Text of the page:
If a debt is subject to insolvency proceedings, you just need to write and to Stirling Park and inform them of this. Again, there are plenty of online templates. Here is a suggested format.

Dear Stirling Park,

I am writing in response to a letter from you dated [dd/mm/yy], reference#/a copy is attached.

This debt was included as part of [state type of insolvency proceedings]. The [state type of insolvency proceedings] order was made on [date]. As a result, you now have no remedy in respect of this debt. Please cease all collection activity immediately or I shall make a formal complaint to you and if fail to act upon it, I shall refer you to the appropriate regulator or ombudsman.

Yours faithfully,

[Your Name]

If you think your debt is statute-barred then you can use this template for Scotland and this template for the rest of the UK.

When you do owe an enforceable debt to Stirling Park

When you owe an enforceable debt, you have two options. You can either pay it (or at least part of it) or you can go insolvent. Whichever option you take, you have the right to a certain level of dignity and protection from harassment. In turn, you must help yourself and do what you can to help others to help you. In other words, you need to keep your head out of the sand and face reality.

If you can afford to pay off the debt in full without compromising on the essentials you need for a basic standard of living, then it usually makes sense to do so. If you cannot then it is strongly recommended to seek advice from a professional debt advisor. They will understand both the law and industry practice and will have experience dealing with creditors. As a result, they will usually do a better job of negotiating with Stirling Park than you would yourself. If nothing else, they can act as a shield between you and Stirling Park.

There are two points to remember here. Firstly, it is the job of a debt advisor to help you not to judge you. Secondly, at the end of the day, creditors just want as much money as they can get out of you as quickly as they can get it out of you. If you cannot pay the full amount within the requested time-frame, then you can offer to pay a lower amount and/or to pay over a longer period. 

If you cannot afford to do that, then insolvency may be your best (indeed only) option and while it is a major decision with major implications, it is nothing to be afraid of either. In fact, it may come as a relief to you, but not to your creditors, which is why they will generally try to avoid forcing people into it – provided you show a willingness to deal with them fairly.

Can I just ignore Stirling Park

When you just ignore a debt to Stirling Park

When you just ignore a debt to Stirling Park, they will take enforcement action. This must however, be “reasonable” and stop short of harassment.

For example, Stirling Park can call you, but they can only do so at “reasonable” times. This is not defined but the ICO’s Direct Marketing Guidance suggests 8 AM to 9 PM on weekdays and 9 AM to 9 PM on Saturdays, with no calls on Sundays or bank holidays.

Stirling Park can send letters and representatives to your home, but the latter must behave reasonably. For example, they cannot intimidate, threaten or lie to you, nor can they discuss your debts with anyone else. That said, they are under no obligation whatsoever to be particularly discreet about their presence. They can also (usually) add charges, interest and penalties to the amount owed. These can quickly add up and can easily become a lot more than the original debt itself.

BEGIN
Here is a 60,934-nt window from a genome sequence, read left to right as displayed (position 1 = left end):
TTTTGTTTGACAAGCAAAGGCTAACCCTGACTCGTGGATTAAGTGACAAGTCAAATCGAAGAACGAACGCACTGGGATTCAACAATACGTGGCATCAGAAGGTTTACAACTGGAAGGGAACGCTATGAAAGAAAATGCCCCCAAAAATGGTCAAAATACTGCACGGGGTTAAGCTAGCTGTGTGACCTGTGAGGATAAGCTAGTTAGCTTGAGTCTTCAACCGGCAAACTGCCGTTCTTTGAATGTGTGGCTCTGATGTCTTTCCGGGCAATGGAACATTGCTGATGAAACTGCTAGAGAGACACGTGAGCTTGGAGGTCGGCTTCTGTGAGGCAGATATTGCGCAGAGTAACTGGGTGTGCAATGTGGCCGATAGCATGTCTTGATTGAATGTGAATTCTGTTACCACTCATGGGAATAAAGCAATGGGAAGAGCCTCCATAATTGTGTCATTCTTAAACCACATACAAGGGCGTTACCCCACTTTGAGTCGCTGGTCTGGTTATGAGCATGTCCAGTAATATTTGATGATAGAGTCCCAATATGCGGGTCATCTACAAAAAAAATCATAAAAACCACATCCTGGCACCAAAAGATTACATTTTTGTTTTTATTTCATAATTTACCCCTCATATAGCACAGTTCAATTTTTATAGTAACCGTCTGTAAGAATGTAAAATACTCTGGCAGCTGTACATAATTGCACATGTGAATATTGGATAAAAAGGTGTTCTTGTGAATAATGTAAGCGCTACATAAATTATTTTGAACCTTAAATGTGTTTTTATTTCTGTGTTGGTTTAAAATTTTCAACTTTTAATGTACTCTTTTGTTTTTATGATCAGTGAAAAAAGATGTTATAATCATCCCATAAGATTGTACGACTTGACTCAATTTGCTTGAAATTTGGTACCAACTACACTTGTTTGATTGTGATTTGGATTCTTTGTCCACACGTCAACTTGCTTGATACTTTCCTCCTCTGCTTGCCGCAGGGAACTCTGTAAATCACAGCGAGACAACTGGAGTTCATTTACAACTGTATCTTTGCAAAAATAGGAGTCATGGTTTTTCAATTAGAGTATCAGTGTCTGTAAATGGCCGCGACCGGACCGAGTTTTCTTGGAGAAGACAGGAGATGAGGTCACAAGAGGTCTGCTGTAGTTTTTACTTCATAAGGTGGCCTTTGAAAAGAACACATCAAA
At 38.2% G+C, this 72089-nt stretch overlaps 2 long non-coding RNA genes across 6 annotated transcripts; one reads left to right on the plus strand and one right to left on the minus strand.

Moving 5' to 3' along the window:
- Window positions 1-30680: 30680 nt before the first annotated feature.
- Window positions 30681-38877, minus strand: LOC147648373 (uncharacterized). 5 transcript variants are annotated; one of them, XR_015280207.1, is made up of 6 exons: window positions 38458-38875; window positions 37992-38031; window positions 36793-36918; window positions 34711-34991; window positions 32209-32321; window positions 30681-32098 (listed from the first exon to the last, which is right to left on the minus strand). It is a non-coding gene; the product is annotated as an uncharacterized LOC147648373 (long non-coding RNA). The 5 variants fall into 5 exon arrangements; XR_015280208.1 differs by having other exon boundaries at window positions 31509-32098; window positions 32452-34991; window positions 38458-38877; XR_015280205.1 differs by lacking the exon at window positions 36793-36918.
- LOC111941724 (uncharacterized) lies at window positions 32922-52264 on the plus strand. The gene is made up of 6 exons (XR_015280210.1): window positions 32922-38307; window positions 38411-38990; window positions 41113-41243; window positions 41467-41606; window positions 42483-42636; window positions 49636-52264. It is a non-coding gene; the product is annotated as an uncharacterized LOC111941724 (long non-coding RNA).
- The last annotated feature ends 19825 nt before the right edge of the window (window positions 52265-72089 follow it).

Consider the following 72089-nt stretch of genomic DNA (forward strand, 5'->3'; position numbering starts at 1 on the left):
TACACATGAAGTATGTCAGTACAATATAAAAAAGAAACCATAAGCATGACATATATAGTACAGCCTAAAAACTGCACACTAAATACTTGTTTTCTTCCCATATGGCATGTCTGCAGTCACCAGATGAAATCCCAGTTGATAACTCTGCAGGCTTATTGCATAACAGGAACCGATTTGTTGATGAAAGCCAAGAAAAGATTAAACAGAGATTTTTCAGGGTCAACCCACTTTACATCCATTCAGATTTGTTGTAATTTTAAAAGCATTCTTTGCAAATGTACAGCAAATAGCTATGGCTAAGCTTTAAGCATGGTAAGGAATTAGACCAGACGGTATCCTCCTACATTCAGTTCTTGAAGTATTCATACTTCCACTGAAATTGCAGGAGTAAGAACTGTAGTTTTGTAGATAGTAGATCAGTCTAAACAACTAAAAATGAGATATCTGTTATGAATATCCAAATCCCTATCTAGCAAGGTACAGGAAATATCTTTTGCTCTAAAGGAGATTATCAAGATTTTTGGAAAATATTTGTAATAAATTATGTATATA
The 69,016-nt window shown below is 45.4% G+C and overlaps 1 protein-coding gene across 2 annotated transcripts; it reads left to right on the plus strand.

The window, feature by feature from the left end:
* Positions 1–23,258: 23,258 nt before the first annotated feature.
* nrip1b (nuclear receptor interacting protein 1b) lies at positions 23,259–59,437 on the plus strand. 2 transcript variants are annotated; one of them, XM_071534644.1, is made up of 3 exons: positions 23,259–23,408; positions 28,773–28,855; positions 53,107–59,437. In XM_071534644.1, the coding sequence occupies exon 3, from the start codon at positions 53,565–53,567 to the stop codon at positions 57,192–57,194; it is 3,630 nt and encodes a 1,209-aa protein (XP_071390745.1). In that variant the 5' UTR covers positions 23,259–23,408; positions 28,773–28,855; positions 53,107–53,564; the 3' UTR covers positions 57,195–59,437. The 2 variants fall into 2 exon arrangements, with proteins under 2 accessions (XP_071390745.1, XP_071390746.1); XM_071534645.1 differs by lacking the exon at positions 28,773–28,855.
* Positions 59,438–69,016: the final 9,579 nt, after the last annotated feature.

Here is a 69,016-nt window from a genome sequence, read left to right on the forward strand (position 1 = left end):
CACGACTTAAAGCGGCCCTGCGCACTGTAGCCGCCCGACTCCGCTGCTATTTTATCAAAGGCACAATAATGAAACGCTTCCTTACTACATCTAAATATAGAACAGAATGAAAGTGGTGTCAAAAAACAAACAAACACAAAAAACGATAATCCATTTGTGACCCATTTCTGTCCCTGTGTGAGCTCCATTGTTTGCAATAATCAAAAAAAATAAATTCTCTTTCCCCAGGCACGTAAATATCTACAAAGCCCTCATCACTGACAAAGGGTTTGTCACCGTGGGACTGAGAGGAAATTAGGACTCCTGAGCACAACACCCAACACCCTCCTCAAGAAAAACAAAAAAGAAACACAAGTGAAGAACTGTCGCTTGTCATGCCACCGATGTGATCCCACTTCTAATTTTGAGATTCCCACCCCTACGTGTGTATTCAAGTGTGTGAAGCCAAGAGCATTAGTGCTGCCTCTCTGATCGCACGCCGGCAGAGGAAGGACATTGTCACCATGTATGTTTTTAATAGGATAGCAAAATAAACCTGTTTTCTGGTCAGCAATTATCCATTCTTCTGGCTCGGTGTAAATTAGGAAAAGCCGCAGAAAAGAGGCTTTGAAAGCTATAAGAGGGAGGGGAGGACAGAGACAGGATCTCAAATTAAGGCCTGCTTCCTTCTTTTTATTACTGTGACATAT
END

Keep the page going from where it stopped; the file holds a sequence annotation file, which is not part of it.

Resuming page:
The law and your debt to Stirling Park

If phone calls, letters and visits fail to produce a result, Stirland Park will proceed to legal enforcement action. Here are some of the steps they can take.

They can register a default on your credit file. This hurts your credit record.

They can apply for a County Court Judgement. This hurts your credit record and can act as a first step towards further enforcement action.

If your debt with Stirling Park Llp is over £5000, they can issue a statutory demand. This can act as a first step towards petitioning the courts to make a debtor bankrupt.

They can make an earnings or bank arrestment. This means that they can have your employer or bank send them money directly from your wages/bank account.

They may have the “right to offset”. This happens when you have two separate accounts with the same organization. If you are in credit in one account, this credit can be used to “offset” the debt in the other. Be aware that the same organization may trade under different brand names. For example, RBS and Natwest are two brands owned by the same company.

They may apply for an Attachment of Property Outside the Home Order. This means that they can take property from outside your home and sell it to cover your debt.

They may apply for an Exceptional Attachment Order. This means that they can enter your home to remove property and sell it to cover your debt. This is the only time they are allowed to enter your home without your invitation.

For completeness, debt collection agencies such as Stirling Park are unlikely to be interested in getting the best price for your assets. This means that it is usually better to sell assets yourself and use the money to pay Stirling Park than to have Stirling Park seize your assets.

A summary of what you need to know about Stirling Park

Stirling Park recovers money for themselves and for other organizations. If they contact you it is important to verify who they are and what they want. You also need to know if their claim is valid and enforceable. If it is, you either need to resolve it promptly or get advice from a debt counsellor. If you ignore your debt to Stirling Park there are several enforcement measures they can take and it is better to avoid being on the receiving end of them.

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Customers Right to Withdraw Consent